I am a fair skinned First Nation Australian. I was ten years old when my Mum said: “Guess what, you know how you have been asking me about what you were, well I can tell you now, you’re Aboriginal”. Mum’s skin is darker than mine and I was starting to get taunts from other kids at school, such as: “Your Mum is an abo’, your mum is a wog, etc.” This confused me a bit at the time. Mum was just “Mum” to me; I did not know she was any different to anyone else’s Mum. This had led me to start asking my Mum “what are we?”

Mum said I was not told about my heritage earlier as they (Mum and my Grandmother) wanted to wait until they thought I was old enough. Apparently they were concerned about me not being sensitive enough, to not say something that would upset my Grandfather. Up until then, I did not know that the man I knew as my Grandfather was not actually my biological Grandfather. They need not have worried, I loved the man so much, I would never have dreamt of saying or doing anything to hurt him.

So now I know I am “Aboriginal”. What does that mean? Well for a long time, I had no idea. Living in the western suburbs of Sydney I had little contact with other First Nation Australians, “fair skinned” or otherwise. I did make friends with a Goorie (a term used by First Nation Australians, of the Far North Coast, when referring to themselves) boy in kindergarten, but that friendship ended when I was moved to another school. It was not really until moving to Brisbane in the middle of the eighties, when I was nineteen that I started to get some idea of what it meant to be a First Nation Australian. I had started working at the Queensland Museum and studying anthropology and archaeology at the University of Queensland. My first impressions were: “It is not very good to be a First Nation Australian in this day and age.” We were (and in some situations still are) one of the most oppressed people in the world.

So how did I feel being a fair skinned First Nation Australian, learning of all the atrocities committed against First Nation Australians by white people, only to look in the mirror and see a “white face?” Where did I belong? The majority of white people could not understand why I would want to identify, instead of hiding my First Nation Australian heritage in shame. For some black fellas, I was not black enough. You end up with a chip on your shoulder, blaming everybody and everything else for your predicament in life. Why did the Europeans have to invade Australia?! Why am I so fair skinned?! Why did Mum have to have relations with a white man, instead of a black man?! I have often heard it bandied about: “It is always the fair skinned ones that are the most radical.” I think it is because many of us fair skinned Goories are the most upset and angry for our life’s circumstances. This is why we want to rattle peoples’ cages, wake them up to the sadness, hurt and pain most First Nation Australians feel as a result of Europeans invading this country. Look at what has happened to us. As a nation, Australia needs to own the history of how its First Nation people were treated by the so called enlightened colonists when taking our land. Only then can we heal the sadness, hurt and pain and move onto a better future, for all Australians, not just some.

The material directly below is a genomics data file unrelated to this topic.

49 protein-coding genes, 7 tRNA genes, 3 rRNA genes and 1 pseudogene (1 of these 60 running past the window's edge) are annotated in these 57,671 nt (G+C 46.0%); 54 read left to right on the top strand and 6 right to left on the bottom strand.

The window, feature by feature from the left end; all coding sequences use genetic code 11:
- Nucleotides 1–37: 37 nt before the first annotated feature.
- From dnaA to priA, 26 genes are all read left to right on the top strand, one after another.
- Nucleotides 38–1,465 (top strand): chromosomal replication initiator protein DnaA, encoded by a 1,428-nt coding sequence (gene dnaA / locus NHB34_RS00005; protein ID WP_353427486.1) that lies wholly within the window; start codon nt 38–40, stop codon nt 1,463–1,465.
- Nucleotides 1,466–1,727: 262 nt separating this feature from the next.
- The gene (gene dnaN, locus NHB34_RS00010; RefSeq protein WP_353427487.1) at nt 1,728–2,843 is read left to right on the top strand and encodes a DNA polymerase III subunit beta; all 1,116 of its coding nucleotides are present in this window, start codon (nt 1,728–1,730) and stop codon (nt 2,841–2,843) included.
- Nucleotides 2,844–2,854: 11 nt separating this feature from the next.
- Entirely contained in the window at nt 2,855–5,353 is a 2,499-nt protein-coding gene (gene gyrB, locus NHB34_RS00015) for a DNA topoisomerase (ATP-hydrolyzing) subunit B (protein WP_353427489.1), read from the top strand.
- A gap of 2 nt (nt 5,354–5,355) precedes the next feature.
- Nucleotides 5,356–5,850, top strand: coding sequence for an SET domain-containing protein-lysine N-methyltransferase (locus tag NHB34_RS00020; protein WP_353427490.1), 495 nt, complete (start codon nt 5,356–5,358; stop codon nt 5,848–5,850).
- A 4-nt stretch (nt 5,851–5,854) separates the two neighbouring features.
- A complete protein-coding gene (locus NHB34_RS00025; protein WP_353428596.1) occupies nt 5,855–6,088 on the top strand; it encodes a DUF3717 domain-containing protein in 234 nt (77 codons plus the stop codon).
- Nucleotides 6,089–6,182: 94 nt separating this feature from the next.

Most white people do not understand why I would want to identify as a First Nation Australian. But why was it that the black fellas did not understand my predicament? Surely they have some fair skinned mob in their family? It is extraordinary how upsetting not knowing where you belong can leave you! Thankfully, I had some wonderful Elders who mentored me. They told me things like: “It is not what is on the outside, but what is on the inside that counts” and “Goories come in all colours.” They also said: “We are going to need people like you in future.” I did not know it at the time, but I was to eventually realise I had a special role to play, that of a “bridge between cultures.”

So here is where I have ended up. A fair skinned Goorie, finally able to come to terms with that which I am, but who or what is that? I have Goorie, English, Irish, Scottish and continental Indian heritages. Which of these heritages represents me and can I be all of these things at once? What I came to realise, is I am all of these things and none more or less than the other. In other words, if I am in the bush, I tap into my Goorie heritage. If I am out at sea, I might tap into my English heritage. If I am playing the bag pipes, I might tap into my Scottish heritage. So if I see all these heritages as making up who I am, why do I so strongly identify as First Nation Australian? For me it is firstly, because First Nation Australian culture and lifestyle feels to be most in tune with my “Authentic” self. Secondly, an obvious reason would be, because I live in Australia. Thirdly, being so passionate about my First Nation Australian heritage, I want to share my experience with others. It is this passion, the same passion I witness in others. The passion most people demonstrated when finding out that they have First Nation Australian heritage. They really want to understand what this means. It is this passion that makes me and others like me, the best bridges between First Nation Australian and non-First Nation Australian cultures.

Author Shayne Rawson is a proud First Nation Australian and a valued member of the PHaM’s Team at CHESS. Shayne works closely with his community to provide cross cultural awareness and to help support people living with mental health issues. Shayne wanted to share his perspective with us on What Is It Like To Be A Fair Skinned First Nation Australian. This is Shayne’s unedited and personal point of view.